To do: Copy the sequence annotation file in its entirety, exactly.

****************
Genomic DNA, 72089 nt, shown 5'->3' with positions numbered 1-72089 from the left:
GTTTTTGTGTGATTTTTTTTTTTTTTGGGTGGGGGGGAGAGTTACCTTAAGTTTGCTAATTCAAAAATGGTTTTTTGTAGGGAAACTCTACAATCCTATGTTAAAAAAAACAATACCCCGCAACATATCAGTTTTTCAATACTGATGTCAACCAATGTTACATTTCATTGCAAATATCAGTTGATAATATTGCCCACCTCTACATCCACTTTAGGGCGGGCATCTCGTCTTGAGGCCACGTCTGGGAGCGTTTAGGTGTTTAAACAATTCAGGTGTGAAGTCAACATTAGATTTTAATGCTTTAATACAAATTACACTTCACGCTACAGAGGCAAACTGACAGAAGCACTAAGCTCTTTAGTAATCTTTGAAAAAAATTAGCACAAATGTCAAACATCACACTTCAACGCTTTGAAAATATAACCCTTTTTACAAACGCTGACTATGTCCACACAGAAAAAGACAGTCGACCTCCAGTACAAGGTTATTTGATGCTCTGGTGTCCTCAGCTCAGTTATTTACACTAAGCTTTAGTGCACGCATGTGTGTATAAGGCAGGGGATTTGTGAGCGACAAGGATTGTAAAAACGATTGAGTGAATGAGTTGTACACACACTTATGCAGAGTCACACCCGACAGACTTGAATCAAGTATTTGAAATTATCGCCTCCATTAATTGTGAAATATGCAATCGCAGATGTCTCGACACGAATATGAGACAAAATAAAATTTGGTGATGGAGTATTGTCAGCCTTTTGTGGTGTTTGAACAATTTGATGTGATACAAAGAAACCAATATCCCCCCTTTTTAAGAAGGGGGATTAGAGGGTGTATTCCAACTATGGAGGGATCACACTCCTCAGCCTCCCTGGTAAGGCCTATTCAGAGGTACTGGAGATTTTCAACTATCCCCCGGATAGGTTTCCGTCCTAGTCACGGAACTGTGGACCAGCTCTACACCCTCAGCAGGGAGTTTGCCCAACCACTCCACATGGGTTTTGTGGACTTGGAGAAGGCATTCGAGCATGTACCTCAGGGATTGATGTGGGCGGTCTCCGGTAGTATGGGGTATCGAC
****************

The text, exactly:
Genomic DNA, 72089 nt, shown 5'->3' with positions numbered 1-72089 from the left:
GTTTTTGTGTGATTTTTTTTTTTTTTGGGTGGGGGGGAGAGTTACCTTAAGTTTGCTAATTCAAAAATGGTTTTTTGTAGGGAAACTCTACAATCCTATGTTAAAAAAAACAATACCCCGCAACATATCAGTTTTTCAATACTGATGTCAACCAATGTTACATTTCATTGCAAATATCAGTTGATAATATTGCCCACCTCTACATCCACTTTAGGGCGGGCATCTCGTCTTGAGGCCACGTCTGGGAGCGTTTAGGTGTTTAAACAATTCAGGTGTGAAGTCAACATTAGATTTTAATGCTTTAATACAAATTACACTTCACGCTACAGAGGCAAACTGACAGAAGCACTAAGCTCTTTAGTAATCTTTGAAAAAAATTAGCACAAATGTCAAACATCACACTTCAACGCTTTGAAAATATAACCCTTTTTACAAACGCTGACTATGTCCACACAGAAAAAGACAGTCGACCTCCAGTACAAGGTTATTTGATGCTCTGGTGTCCTCAGCTCAGTTATTTACACTAAGCTTTAGTGCACGCATGTGTGTATAAGGCAGGGGATTTGTGAGCGACAAGGATTGTAAAAACGATTGAGTGAATGAGTTGTACACACACTTATGCAGAGTCACACCCGACAGACTTGAATCAAGTATTTGAAATTATCGCCTCCATTAATTGTGAAATATGCAATCGCAGATGTCTCGACACGAATATGAGACAAAATAAAATTTGGTGATGGAGTATTGTCAGCCTTTTGTGGTGTTTGAACAATTTGATGTGATACAAAGAAACCAATATCCCCCCTTTTTAAGAAGGGGGATTAGAGGGTGTATTCCAACTATGGAGGGATCACACTCCTCAGCCTCCCTGGTAAGGCCTATTCAGAGGTACTGGAGATTTTCAACTATCCCCCGGATAGGTTTCCGTCCTAGTCACGGAACTGTGGACCAGCTCTACACCCTCAGCAGGGAGTTTGCCCAACCACTCCACATGGGTTTTGTGGACTTGGAGAAGGCATTCGAGCATGTACCTCAGGGATTGATGTGGGCGGTCTCCGGTAGTATGGGGTATCGAC